THE year-long uncertainty over the financial solvency of Singapore-listed commodity trader Noble Group has claimed the scalp of its chief executive Yusuf Alireza and led to the sale of one of the firm's more profitable business units.
Mr Alireza, 45, has resigned "for family reasons", a Singapore Exchange (SGX) announcement said on Monday morning.
At the same time, Noble said it will sell US energy-distribution firm Noble Americas Energy Solutions (NAES) to raise cash to strengthen its balance sheet.
Two co-CEOs have been appointed to replace Mr Alireza. The first is Hong Kong-based Noble old-timer and coal veteran William Randall; the 41-year-old is Noble's current president and executive director.
The other co-CEO is Connecticut-based oil veteran Jeff Frase, 48, the current president of Noble Americas and head of oil liquids.
Noble founder Richard Elman remains as chairman.
The twin moves surprised the market, which sent Noble shares down 8 per cent.
DBS analyst Mervin Song said investors will remain cautious until Noble is able to achieve positive operating or free cashflows on a sustained basis. "We maintain our 'hold' recommendation and target price of S$0.32, pending further details on the sale of NAES," he said.
Religare Capital Markets analyst Nirgunan Tiruchelvam shrugged off the CEO's departure.
"We are bullish on the stock. It is trading at a vast discount to its book value. The personnel changes are less relevant than the value proposition," he told The Business Times.
Iceberg Research, the little-known firm that shot to prominence after its critical report on Noble's accounting practices last February, called Mr Alireza's resignation long overdue.
Asked about the NAES sale, it told BT: "The company is in crisis mode and is trying to sell all its assets to survive."
Mr Alireza joined Noble in 2012 from investment bank Goldman Sachs, where he was Asia-Pacific co-president. He was brought in after former CEO Ricardo Leiman abruptly left in 2011, when the firm recorded its first quarterly loss in 14 years. During his tenure, Mr Alireza oversaw a shrinking of the firm's physical assets, which had grown under Mr Leiman's watch. Plans to list Noble's agricultural unit were shelved in 2012 due to negative sentiment.
In the past year, as shortsellers pounced on Iceberg's report, Mr Alireza fought to restore investor confidence.
A Noble press release credited him with guiding the company through a challenging period.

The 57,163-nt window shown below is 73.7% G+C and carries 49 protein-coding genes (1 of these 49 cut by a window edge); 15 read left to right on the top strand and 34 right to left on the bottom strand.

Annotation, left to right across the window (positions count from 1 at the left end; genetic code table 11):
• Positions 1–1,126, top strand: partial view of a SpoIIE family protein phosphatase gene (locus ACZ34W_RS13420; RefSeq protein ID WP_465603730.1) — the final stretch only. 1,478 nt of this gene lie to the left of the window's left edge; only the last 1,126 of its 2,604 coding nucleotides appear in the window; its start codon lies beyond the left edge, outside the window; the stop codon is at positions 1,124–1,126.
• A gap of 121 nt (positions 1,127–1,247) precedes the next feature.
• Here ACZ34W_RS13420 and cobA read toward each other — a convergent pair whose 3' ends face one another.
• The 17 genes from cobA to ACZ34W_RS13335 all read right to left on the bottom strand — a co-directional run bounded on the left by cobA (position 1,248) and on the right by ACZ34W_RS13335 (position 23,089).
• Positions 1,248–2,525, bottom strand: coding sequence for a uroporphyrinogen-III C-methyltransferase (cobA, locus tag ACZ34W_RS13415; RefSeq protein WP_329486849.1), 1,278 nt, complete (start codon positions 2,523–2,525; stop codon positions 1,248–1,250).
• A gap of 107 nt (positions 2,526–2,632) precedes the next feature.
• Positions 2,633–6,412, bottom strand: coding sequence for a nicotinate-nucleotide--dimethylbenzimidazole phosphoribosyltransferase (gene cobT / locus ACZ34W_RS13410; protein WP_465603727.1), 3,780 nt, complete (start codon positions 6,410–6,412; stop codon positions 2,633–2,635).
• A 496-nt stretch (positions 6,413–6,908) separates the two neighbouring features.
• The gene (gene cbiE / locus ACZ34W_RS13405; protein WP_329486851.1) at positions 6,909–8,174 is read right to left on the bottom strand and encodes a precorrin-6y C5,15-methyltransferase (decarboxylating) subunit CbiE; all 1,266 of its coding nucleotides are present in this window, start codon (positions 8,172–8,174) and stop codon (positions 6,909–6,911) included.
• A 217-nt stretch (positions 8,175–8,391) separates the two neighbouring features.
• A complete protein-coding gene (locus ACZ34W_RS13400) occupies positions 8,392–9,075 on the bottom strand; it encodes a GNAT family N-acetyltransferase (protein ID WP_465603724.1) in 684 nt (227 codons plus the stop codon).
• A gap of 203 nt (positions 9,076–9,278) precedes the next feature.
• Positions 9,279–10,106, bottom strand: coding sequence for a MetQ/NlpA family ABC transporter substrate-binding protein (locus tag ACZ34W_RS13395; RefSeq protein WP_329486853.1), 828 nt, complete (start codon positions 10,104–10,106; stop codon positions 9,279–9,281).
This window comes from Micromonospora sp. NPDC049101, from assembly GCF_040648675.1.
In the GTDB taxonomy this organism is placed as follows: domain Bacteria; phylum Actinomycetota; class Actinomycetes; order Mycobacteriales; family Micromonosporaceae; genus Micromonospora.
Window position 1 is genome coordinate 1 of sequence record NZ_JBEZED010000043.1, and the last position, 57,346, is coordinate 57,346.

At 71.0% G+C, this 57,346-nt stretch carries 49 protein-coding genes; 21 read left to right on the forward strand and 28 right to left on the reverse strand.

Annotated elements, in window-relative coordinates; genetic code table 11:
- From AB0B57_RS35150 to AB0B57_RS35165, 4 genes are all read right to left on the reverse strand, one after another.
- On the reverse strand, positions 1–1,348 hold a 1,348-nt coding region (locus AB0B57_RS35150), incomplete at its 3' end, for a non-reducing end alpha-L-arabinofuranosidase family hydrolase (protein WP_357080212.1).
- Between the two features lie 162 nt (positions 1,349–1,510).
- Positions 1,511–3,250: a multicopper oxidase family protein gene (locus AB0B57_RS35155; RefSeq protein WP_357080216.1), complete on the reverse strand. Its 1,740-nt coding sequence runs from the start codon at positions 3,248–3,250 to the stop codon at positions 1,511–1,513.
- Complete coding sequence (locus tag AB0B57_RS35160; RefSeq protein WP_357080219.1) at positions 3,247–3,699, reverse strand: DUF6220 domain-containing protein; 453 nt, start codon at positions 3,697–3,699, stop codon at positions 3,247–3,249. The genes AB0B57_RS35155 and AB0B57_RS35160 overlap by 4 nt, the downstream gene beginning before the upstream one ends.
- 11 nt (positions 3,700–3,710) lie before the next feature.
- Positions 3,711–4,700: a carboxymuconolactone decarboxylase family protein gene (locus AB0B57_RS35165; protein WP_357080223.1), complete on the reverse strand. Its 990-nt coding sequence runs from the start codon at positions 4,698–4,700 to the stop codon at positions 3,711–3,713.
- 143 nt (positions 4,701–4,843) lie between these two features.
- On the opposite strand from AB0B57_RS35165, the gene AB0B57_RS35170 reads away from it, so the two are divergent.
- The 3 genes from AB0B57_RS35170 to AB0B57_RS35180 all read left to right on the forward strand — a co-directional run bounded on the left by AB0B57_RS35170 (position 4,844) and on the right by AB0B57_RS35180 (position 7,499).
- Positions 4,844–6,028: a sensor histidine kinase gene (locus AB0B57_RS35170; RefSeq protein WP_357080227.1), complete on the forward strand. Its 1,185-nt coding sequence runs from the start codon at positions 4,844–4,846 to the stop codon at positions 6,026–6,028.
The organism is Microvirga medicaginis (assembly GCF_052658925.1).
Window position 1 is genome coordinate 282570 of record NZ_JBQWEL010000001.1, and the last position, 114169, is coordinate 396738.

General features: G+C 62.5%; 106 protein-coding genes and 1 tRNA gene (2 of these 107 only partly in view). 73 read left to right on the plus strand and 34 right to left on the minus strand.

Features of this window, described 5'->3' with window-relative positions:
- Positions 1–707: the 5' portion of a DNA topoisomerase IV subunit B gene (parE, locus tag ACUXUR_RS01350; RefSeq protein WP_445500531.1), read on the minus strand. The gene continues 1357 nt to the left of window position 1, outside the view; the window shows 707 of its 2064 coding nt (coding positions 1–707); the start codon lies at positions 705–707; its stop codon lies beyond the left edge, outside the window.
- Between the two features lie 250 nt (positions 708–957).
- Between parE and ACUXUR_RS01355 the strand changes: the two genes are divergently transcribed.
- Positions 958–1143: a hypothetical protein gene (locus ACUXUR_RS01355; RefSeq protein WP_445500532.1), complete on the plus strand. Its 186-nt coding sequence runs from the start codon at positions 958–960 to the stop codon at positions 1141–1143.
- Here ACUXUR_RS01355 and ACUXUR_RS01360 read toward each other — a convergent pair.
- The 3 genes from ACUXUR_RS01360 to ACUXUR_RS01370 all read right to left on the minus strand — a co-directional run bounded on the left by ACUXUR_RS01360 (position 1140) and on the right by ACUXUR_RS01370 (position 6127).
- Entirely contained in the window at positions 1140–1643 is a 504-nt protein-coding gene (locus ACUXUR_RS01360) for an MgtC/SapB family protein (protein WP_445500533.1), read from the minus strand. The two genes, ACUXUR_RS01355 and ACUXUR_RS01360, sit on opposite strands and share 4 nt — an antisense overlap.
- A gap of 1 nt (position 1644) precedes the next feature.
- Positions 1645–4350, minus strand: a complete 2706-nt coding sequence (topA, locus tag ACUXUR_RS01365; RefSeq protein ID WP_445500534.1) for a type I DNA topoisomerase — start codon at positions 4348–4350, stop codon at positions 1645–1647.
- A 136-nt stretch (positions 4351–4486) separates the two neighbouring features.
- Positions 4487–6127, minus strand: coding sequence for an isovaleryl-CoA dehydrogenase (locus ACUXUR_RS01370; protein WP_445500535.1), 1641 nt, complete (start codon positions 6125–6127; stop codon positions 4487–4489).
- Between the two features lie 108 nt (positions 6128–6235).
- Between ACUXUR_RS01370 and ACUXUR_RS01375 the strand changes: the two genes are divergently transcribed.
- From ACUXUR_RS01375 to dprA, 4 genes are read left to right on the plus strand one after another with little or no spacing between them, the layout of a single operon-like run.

Mr Alireza was also instrumental in helping the company secure the US$3 billion in financing announced this month, Noble said.
"With this transformation process now largely complete, Mr Alireza considered that the time was right for him to move on," said the company.
"The board looks forward to working with Yusuf in the future should the opportunity arise."
Noble eventually sold its loss-making agri-business unit - which included assets such as sugar mills and oilseed crushing facilities - to China's state-owned grain trader Cofco. About half the company was sold in 2014 in the formation of the Noble Agri joint venture. The remainder was sold earlier this year.
The sale of NAES, meanwhile, could reap a cash windfall for Noble, but remove one of its more promising business lines.
Formerly called Sempra Energy Solutions, NAES was acquired in late 2010 for US$317 million in cash, even as Noble assumed the US$265 million debt Sempra had.
NAES buys energy wholesale and repackages it into products for commercial and industrial customers, and now services 1,500 customers.
Noble said in an investor presentation last August that NAES was valued on its books at US$322 million, which is close to its cost price. But comparable market transaction multiples implied a valuation "well in excess of US$1.25 billion", Noble said.
The upcoming NAES sale takes place amid continued doubts over Noble's finances.
Noble came under attack from Iceberg last year, with the research firm alleging accounting improprieties, including overstated fair values for Noble's long-term contracts.
Noble shrugged off the allegations and claimed Iceberg was the work of a disgruntled former junior employee it had fired.
But the dirt stuck. Beset by market doubts over its solvency amid a commodity-price slump, Noble shares plummeted from over S$1 a share to below S$0.30 a share.
In February, Noble reported its first annual loss in almost 20 years. Net loss for 2015, which included significant impairments, amounted to US$1.67 billion.
In the first three months of the year, Noble recorded a net profit of US$40.5 million, down from US$106.6 million a year ago.
The firm said its focus on liquidity and the constraints placed by banks and counterparties had limited its trading opportunities.
The big three credit rating agencies have downgraded Noble's debt to junk status in the past half year. This hurt Noble as it meant the need for more collateral; it also meant less debt could be taken on and higher interest costs would have to be paid.
In its latest note on May 17, Fitch Ratings said Noble's shift to shorter-term debt signalled a weakening debt maturity profile "no longer ... consistent with an investment-grade rating".
On Monday, Noble traded unchanged near Friday's close of S$0.305 for most of the day, before a sharp drop in the afternoon to S$0.28, down 2.5 cents or 8 per cent.